Genetic variation in Drosophila melanogaster pathogen susceptibility

M. C. TINSLEY a1c1, S. BLANFORD a1 and F. M. JIGGINS a1
a1 Institute of Evolutionary Biology, School of Biological Sciences, University of Edinburgh, West Mains Road, Edinburgh EH9 3JT, UK

Article author query
tinsley mc   [PubMed][Google Scholar] 
blanford s   [PubMed][Google Scholar] 
jiggins fm   [PubMed][Google Scholar] 


Genetic variation in susceptibility to pathogens is a central concern both to evolutionary and medical biologists, and for the implementation of biological control programmes. We have investigated the extent of such variation in Drosophila melanogaster, a major model organism for immunological research. We found that within populations, different Drosophila genotypes show wide-ranging variation in their ability to survive infection with the entomopathogenic fungus Beauveria bassiana. Furthermore, striking divergence in susceptibility has occurred between genotypes from temperate and tropical African locations. We hypothesize that this may have been driven by adaptation to local differences in pathogen exposure or host ecology. Genetic variation within populations may be maintained by temporal or spatial variation in the costs and benefits of pathogen defence. Insect pathogens are employed widely as biological control agents and entomopathogenic fungi are currently being developed for reducing malaria transmission by mosquitoes. Our data highlight the need for concern about resistance evolution to these novel biopesticides in vector populations.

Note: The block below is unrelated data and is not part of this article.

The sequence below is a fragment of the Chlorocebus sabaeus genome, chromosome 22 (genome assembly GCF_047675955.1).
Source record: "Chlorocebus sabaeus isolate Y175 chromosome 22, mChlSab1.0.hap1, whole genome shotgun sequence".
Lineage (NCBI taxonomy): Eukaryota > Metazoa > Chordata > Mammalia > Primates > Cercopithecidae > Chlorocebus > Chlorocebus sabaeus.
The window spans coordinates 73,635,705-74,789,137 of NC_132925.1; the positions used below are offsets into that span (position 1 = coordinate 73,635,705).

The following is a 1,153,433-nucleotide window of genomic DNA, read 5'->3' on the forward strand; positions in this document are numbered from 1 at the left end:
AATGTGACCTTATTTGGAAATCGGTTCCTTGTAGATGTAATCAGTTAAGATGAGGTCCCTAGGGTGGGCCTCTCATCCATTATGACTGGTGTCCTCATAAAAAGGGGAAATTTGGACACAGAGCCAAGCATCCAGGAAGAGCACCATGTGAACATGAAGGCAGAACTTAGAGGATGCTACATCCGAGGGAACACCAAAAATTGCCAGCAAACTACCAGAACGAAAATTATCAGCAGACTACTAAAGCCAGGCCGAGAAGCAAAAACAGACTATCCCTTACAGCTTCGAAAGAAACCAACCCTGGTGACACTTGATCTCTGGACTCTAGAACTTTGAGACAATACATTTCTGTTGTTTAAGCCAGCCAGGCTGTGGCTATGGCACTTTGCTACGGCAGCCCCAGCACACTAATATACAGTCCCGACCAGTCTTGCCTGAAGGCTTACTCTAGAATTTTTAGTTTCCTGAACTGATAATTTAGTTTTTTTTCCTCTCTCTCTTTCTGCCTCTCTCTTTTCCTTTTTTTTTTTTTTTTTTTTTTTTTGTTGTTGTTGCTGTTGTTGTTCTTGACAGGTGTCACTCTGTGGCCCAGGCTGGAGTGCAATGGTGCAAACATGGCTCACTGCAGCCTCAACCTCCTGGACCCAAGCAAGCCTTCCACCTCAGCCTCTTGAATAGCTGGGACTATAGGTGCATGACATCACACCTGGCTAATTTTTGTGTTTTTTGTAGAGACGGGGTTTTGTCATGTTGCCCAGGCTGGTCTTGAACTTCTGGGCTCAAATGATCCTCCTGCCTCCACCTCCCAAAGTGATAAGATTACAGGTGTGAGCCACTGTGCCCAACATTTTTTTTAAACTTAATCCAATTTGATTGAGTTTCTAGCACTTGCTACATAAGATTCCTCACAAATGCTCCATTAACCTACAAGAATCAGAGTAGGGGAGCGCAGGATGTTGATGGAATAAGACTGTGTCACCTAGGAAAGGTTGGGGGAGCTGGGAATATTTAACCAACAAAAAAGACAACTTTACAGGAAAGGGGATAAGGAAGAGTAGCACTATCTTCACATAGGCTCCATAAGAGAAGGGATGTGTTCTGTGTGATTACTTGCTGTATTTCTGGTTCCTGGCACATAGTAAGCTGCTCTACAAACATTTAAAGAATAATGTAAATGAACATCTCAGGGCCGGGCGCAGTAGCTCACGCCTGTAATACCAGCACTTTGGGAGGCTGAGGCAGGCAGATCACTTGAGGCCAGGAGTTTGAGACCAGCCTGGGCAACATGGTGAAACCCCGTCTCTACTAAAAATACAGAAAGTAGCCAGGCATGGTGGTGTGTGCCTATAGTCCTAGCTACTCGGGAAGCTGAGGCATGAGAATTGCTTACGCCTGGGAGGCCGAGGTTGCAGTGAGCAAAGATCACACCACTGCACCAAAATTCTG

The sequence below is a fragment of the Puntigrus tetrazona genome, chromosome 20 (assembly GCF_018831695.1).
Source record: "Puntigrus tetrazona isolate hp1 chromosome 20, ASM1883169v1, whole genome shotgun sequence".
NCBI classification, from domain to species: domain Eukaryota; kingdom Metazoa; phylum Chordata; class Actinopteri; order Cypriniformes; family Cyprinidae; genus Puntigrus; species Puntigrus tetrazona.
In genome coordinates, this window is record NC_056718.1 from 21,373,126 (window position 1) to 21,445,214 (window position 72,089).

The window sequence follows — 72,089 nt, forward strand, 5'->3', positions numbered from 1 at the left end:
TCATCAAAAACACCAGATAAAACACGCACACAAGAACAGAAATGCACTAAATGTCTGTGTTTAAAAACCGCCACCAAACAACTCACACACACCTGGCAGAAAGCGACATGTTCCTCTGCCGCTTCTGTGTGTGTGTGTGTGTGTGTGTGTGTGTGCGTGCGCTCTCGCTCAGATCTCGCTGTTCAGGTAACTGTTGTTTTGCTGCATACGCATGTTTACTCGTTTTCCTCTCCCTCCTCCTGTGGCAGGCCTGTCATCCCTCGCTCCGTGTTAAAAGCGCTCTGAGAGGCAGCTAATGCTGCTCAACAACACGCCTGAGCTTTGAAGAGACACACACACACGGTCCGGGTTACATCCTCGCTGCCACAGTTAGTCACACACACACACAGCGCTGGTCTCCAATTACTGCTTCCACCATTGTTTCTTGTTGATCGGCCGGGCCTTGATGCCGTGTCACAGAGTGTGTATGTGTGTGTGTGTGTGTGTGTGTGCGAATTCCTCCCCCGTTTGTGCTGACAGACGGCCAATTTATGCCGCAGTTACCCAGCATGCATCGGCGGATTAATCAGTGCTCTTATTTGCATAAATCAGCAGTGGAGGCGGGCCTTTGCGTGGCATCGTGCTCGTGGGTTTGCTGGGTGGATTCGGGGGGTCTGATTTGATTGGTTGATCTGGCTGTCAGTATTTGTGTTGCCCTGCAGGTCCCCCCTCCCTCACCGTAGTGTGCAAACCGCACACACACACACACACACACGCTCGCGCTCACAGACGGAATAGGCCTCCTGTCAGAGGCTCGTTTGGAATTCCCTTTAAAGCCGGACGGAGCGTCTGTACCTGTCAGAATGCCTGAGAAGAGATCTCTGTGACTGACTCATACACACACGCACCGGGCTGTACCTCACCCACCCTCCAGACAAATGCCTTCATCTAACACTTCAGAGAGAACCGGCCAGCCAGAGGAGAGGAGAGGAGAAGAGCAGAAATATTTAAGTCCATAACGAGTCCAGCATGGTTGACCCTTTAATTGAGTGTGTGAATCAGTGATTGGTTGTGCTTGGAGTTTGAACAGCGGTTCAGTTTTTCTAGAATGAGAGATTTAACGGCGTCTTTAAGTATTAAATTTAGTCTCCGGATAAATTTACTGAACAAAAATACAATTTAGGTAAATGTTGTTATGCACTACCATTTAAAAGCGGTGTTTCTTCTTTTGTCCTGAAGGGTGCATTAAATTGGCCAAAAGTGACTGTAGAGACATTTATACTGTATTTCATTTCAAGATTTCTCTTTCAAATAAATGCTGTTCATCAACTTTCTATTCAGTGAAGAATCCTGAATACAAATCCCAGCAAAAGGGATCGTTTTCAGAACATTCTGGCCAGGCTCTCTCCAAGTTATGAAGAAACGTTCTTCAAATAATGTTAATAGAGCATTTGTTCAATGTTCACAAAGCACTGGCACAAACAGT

(Received October 28 2005)
(Revised December 26 2005)
(Accepted January 3 2006)
(February 24 2006)

Key Words: Drosophila melanogaster; Beauveria bassiana; immunity; genetic variation; malaria; resistance evolution.

c1 Current address for correspondence: School of Biological and Environmental Sciences, University of Stirling, Stirling FK9 4LA, UK. Tel: 00 44 (0) 1786 467840. Fax: 00 44 (0) 1786 467843. E-mail: